IF YOU walk along Bathers Beach tonight you will see weird objects glowing in the sand.
Don’t worry, nobody has slipped an acid into your coffee, it’s just a new atmospheric twist to Sculpture at Bathers.
For the first time, the exhibition will feature sculptures with programmed LED lights, so visitors can enjoy them at night and see another side to the artworks.A great initiative, especially with the searing heatwave we are going through.
Since launching in 2013, Sculpture at Bathers has been a roaring success with visitor numbers increasing from 20,000 in its debut season to 60,000 in 2020.This year’s exhibition is another cracker with artworks from 73 artists installed at Bathers Beach, Kidogo Arthouse and Fremantle, with satellite exhibitions at Victoria Quay and The Republic of Fremantle.
Highlights include Shimmer by Richard Aitken, a twinkling tree with metallic fish for leaves.With each fish attached to a bed spring, they constantly move in the wind, creating an ever-changing light show.
Aitken gets extra points for recycling an old bed mattress to create Shimmer, which is installed at Victoria Quay.A literally uplifting sculpture is Janine McAullay Bott’s Absalom, a bird made from palm fronds, driftwood, gum nuts, emu feathers and the grass tree Xanthorrhoea.
The cute creation is accompanied by a poem:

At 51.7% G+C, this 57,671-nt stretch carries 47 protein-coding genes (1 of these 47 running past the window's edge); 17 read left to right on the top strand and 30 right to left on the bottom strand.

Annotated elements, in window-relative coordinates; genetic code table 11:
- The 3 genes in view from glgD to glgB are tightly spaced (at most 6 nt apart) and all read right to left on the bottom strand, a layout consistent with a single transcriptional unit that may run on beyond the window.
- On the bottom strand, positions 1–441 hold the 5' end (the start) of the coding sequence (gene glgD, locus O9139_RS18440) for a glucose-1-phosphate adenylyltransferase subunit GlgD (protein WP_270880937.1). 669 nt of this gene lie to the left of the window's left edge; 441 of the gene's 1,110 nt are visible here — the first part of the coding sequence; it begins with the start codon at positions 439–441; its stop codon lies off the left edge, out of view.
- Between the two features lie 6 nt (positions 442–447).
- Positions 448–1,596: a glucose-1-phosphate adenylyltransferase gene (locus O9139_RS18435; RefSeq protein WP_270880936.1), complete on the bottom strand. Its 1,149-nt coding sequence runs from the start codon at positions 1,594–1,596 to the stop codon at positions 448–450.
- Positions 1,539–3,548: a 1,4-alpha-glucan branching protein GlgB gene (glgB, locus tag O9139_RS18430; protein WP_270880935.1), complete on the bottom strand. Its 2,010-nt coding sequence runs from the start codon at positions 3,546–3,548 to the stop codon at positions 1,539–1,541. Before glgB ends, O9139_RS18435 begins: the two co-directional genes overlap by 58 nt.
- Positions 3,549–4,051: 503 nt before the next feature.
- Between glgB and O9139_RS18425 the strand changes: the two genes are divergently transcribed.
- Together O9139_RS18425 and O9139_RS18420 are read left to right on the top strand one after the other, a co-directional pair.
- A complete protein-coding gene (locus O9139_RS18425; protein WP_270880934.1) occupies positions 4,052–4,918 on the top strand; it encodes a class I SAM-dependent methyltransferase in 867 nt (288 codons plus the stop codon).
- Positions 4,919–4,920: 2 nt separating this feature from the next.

Fly high on the wind my friend
Glide down to the sea
Rest easy on the cliff’s edge
We will always look for you there
If you like dark and scary sculptures then Goldie pulling in the red rope by Nalda Searles and Todd Israel is like a prop from The Wicker Man and Stuart Elliott’s Wetworker is part animal, part machine – a comment on humankind’s vexed relationship with the marine world.
An exhibition wouldn’t be complete without an artist’s take on covid – Tim Burns’ Remnant armament cleverly shows the physical similarity between a World War I sea mine and the coronavirus.
A visually striking and simple sculpture that really hits home.Ironically, when I was walking back from Gage Roads Brewery, where I ate octopus for a Herald food review, I passed a menacing, steam punk octopus on Victoria Quay.
Created by Bjoern Rainer-Adamson, Mollusk is a wry look at how humankind tries to control nature with technology, often neglecting the environment in the process.
Will this obsession come back to literally bite us in the bum?S@B 5 is on from February 19 – March 7 with the artworks available to buy from 10am – 7pm daily at Kidogo Arthouse. For more info go to sculptureatbathers.com.au.
There will also be free tactile Ktours for people with disabilities, run by DADAA.For details go to dadaa.org.au/whats-on/event/tactile-tours-sculpture-at-bathersSome
By STEPHEN POLLOCK